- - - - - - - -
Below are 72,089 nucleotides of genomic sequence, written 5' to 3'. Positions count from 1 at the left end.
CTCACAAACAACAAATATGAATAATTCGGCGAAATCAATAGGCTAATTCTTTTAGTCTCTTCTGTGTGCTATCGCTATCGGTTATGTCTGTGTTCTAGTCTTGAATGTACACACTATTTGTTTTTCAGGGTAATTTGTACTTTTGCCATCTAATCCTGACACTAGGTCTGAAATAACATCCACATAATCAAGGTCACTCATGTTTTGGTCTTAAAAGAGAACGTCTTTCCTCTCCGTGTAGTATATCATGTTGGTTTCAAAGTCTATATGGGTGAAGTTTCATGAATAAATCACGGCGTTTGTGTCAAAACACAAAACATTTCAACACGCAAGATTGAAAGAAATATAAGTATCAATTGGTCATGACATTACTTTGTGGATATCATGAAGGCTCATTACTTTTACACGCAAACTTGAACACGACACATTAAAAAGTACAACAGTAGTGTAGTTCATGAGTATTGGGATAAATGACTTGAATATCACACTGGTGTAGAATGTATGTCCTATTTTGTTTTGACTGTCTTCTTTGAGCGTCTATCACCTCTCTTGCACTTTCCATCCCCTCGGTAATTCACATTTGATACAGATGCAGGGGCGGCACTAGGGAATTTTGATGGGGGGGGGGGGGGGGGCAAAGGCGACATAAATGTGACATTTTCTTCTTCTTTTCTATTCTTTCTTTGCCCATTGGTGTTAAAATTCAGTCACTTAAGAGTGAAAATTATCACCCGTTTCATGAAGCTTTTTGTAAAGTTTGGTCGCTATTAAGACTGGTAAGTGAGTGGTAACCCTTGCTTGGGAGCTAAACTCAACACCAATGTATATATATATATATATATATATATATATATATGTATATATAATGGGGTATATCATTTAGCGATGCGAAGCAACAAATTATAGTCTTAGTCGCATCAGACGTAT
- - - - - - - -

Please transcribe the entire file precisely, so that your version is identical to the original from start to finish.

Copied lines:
Below are 72,089 nucleotides of genomic sequence, written 5' to 3'. Positions count from 1 at the left end.
CTCACAAACAACAAATATGAATAATTCGGCGAAATCAATAGGCTAATTCTTTTAGTCTCTTCTGTGTGCTATCGCTATCGGTTATGTCTGTGTTCTAGTCTTGAATGTACACACTATTTGTTTTTCAGGGTAATTTGTACTTTTGCCATCTAATCCTGACACTAGGTCTGAAATAACATCCACATAATCAAGGTCACTCATGTTTTGGTCTTAAAAGAGAACGTCTTTCCTCTCCGTGTAGTATATCATGTTGGTTTCAAAGTCTATATGGGTGAAGTTTCATGAATAAATCACGGCGTTTGTGTCAAAACACAAAACATTTCAACACGCAAGATTGAAAGAAATATAAGTATCAATTGGTCATGACATTACTTTGTGGATATCATGAAGGCTCATTACTTTTACACGCAAACTTGAACACGACACATTAAAAAGTACAACAGTAGTGTAGTTCATGAGTATTGGGATAAATGACTTGAATATCACACTGGTGTAGAATGTATGTCCTATTTTGTTTTGACTGTCTTCTTTGAGCGTCTATCACCTCTCTTGCACTTTCCATCCCCTCGGTAATTCACATTTGATACAGATGCAGGGGCGGCACTAGGGAATTTTGATGGGGGGGGGGGGGGGGGCAAAGGCGACATAAATGTGACATTTTCTTCTTCTTTTCTATTCTTTCTTTGCCCATTGGTGTTAAAATTCAGTCACTTAAGAGTGAAAATTATCACCCGTTTCATGAAGCTTTTTGTAAAGTTTGGTCGCTATTAAGACTGGTAAGTGAGTGGTAACCCTTGCTTGGGAGCTAAACTCAACACCAATGTATATATATATATATATATATATATATATATATGTATATATAATGGGGTATATCATTTAGCGATGCGAAGCAACAAATTATAGTCTTAGTCGCATCAGACGTAT